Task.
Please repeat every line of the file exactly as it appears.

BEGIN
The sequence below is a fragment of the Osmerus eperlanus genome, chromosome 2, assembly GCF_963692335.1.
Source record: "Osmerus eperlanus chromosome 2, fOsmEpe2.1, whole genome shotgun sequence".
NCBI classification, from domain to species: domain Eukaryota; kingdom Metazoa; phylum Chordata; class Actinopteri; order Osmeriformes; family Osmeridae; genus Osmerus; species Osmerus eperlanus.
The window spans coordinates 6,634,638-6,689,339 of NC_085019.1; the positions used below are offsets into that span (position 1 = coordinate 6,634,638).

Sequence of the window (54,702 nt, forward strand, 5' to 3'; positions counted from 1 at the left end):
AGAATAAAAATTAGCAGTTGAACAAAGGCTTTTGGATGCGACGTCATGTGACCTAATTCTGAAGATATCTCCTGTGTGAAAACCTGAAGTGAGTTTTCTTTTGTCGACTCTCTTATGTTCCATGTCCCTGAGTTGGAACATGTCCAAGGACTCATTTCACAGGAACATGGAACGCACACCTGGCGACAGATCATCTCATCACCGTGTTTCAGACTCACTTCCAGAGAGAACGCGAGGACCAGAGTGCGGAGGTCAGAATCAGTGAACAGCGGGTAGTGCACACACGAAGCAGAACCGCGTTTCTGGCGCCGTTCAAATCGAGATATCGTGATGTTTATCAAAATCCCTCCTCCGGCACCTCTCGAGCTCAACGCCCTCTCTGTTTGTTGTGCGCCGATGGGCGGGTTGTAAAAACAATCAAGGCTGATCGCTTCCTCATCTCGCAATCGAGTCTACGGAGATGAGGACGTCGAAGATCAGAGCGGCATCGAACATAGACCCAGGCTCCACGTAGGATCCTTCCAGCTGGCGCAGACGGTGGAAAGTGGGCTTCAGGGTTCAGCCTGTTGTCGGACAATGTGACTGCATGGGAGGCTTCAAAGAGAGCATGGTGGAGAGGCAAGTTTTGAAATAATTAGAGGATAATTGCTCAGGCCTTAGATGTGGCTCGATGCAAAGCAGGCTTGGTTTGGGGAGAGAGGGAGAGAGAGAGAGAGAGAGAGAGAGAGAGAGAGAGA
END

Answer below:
The sequence below is a fragment of the Osmerus eperlanus genome, chromosome 2, assembly GCF_963692335.1.
Source record: "Osmerus eperlanus chromosome 2, fOsmEpe2.1, whole genome shotgun sequence".
NCBI classification, from domain to species: domain Eukaryota; kingdom Metazoa; phylum Chordata; class Actinopteri; order Osmeriformes; family Osmeridae; genus Osmerus; species Osmerus eperlanus.
The window spans coordinates 6,634,638-6,689,339 of NC_085019.1; the positions used below are offsets into that span (position 1 = coordinate 6,634,638).

Sequence of the window (54,702 nt, forward strand, 5' to 3'; positions counted from 1 at the left end):
AGAATAAAAATTAGCAGTTGAACAAAGGCTTTTGGATGCGACGTCATGTGACCTAATTCTGAAGATATCTCCTGTGTGAAAACCTGAAGTGAGTTTTCTTTTGTCGACTCTCTTATGTTCCATGTCCCTGAGTTGGAACATGTCCAAGGACTCATTTCACAGGAACATGGAACGCACACCTGGCGACAGATCATCTCATCACCGTGTTTCAGACTCACTTCCAGAGAGAACGCGAGGACCAGAGTGCGGAGGTCAGAATCAGTGAACAGCGGGTAGTGCACACACGAAGCAGAACCGCGTTTCTGGCGCCGTTCAAATCGAGATATCGTGATGTTTATCAAAATCCCTCCTCCGGCACCTCTCGAGCTCAACGCCCTCTCTGTTTGTTGTGCGCCGATGGGCGGGTTGTAAAAACAATCAAGGCTGATCGCTTCCTCATCTCGCAATCGAGTCTACGGAGATGAGGACGTCGAAGATCAGAGCGGCATCGAACATAGACCCAGGCTCCACGTAGGATCCTTCCAGCTGGCGCAGACGGTGGAAAGTGGGCTTCAGGGTTCAGCCTGTTGTCGGACAATGTGACTGCATGGGAGGCTTCAAAGAGAGCATGGTGGAGAGGCAAGTTTTGAAATAATTAGAGGATAATTGCTCAGGCCTTAGATGTGGCTCGATGCAAAGCAGGCTTGGTTTGGGGAGAGAGGGAGAGAGAGAGAGAGAGAGAGAGAGAGAGAGAGAGA